• Related: Vindu Goel reports for the New York Times on Facebook’s efforts to sell its project, describing it as “an ambitious effort to connect the world’s poorest people to the internet,” without mentioning that in fact it doesn’t connect them to anything like the actual internet.

  • Writing for The Verge, Ariha Setalvad also describes’s expansion as “making it easier for any mobile operator to sign up to offer free internet access to basic online services,” again failing to note that does not provide users a connection to the open internet.

  • Julie Scelfo reports for the New York Times on how recent college suicides, often happening in clusters, may be in part a response to accentuated social pressure fed by social media. Describing one student’s descent, Scelfo writes, “Friends’ lives, as told through selfies, showed them having more fun, making more friends and going to better parties. Even the meals they posted to Instagram looked more delicious.”

  • The NSA will destroy the phone metadata it has been collecting on Americans since 2001, the AP’s Ken Delanian reports.

  • A group of leading artificial intelligence and robotics researchers, plus non-experts like Stephen Hawking, Elon Musk, Steve Wozniak and Noam Chomsky, have signed onto an open letter calling for a ban on offensive autonomous weapons.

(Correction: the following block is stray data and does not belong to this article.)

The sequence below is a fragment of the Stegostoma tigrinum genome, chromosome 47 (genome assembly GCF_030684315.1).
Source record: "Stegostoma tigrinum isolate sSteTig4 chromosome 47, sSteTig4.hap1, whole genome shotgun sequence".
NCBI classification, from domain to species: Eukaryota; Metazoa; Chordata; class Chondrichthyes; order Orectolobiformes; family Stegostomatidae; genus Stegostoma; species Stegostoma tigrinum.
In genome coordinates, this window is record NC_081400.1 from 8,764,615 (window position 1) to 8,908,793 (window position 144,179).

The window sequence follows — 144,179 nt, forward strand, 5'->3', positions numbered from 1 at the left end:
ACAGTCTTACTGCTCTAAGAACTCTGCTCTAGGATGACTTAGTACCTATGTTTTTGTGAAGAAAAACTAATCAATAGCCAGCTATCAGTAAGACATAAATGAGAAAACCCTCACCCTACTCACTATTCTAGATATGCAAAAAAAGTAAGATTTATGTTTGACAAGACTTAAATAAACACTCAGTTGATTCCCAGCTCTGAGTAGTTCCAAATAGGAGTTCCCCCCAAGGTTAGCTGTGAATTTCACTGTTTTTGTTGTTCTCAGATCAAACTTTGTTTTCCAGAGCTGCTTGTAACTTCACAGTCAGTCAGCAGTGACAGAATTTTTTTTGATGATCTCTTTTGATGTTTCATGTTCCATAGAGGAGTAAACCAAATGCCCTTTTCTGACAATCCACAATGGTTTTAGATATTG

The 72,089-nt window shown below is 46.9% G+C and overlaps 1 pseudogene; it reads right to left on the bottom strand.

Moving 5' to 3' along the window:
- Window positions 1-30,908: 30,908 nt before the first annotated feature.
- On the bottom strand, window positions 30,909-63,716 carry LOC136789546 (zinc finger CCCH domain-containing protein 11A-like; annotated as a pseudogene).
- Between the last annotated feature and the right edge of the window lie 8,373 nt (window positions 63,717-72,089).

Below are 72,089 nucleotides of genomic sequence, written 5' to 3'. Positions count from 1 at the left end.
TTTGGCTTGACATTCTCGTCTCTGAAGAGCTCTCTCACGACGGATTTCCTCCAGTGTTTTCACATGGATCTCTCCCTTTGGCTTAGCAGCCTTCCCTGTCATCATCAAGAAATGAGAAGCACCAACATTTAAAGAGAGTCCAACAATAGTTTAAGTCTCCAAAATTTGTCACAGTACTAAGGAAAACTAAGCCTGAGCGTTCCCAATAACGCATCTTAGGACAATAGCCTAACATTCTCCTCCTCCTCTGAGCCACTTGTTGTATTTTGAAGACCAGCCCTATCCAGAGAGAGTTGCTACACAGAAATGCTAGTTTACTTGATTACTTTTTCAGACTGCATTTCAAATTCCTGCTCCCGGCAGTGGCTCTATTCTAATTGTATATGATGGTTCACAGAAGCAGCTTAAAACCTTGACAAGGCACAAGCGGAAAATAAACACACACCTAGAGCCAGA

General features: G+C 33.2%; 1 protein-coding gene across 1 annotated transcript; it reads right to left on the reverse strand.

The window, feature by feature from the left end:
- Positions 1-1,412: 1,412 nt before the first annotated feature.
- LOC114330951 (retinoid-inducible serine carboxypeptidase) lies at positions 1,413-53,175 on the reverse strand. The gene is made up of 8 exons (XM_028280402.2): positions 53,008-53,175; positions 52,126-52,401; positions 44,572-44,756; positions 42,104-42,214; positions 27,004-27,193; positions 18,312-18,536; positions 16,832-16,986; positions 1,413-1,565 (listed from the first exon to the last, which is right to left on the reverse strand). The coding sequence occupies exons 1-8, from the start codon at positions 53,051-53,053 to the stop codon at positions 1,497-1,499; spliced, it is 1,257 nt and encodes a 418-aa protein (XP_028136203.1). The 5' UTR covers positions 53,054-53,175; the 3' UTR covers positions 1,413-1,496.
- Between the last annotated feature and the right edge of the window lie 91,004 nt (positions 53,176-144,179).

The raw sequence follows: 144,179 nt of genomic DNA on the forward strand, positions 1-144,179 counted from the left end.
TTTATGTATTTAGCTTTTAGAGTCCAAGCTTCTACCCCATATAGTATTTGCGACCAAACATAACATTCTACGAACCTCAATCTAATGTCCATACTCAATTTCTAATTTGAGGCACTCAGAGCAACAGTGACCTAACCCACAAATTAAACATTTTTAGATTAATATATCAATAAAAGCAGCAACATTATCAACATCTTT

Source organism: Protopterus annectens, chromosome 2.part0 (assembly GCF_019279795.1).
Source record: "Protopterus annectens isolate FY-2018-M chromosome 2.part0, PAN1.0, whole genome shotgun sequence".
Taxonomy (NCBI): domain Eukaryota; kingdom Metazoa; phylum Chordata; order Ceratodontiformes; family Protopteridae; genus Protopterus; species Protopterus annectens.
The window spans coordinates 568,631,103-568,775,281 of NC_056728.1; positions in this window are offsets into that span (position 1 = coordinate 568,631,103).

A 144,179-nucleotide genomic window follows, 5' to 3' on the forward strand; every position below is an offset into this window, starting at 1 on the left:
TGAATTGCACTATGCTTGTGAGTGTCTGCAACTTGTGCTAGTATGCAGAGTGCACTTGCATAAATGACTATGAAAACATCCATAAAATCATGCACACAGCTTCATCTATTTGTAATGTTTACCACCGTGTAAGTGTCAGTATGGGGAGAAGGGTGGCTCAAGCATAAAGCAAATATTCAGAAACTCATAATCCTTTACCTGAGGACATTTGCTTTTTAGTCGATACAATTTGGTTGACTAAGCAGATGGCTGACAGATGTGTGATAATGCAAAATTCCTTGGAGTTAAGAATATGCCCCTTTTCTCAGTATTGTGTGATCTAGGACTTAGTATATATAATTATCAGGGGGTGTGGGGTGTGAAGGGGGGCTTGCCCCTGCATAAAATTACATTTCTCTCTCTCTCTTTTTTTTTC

• Josh Tauberer of GovTrack has launched a Kickstarter to hire a full-time researcher to add more information about the daily activities of Congress.

  • GovDelivery announced this morning that it has acquired Textizen, a product of Code for America’s inaugural incubator program that enables government agencies to communicate via mobile messaging with the public.

  • A new ranking of start-up ecosystems looking at “the broad infrastructure of talent, knowledge, entrepreneurs, venture capital, and companies that make up a startup community” has San Francisco first, New York City second, Los Angeles third, Boston fourth and Tel Aviv fifth, Richard Florida reports for CityLab. The global study did not include cities in China, Taiwan, Japan or South Korea due to language barriers.

  • Don’t miss incoming Civic Hall Fellow Andrew Slack on “why we need a civic imagination” and what he’s going to be working on while at Civic Hall.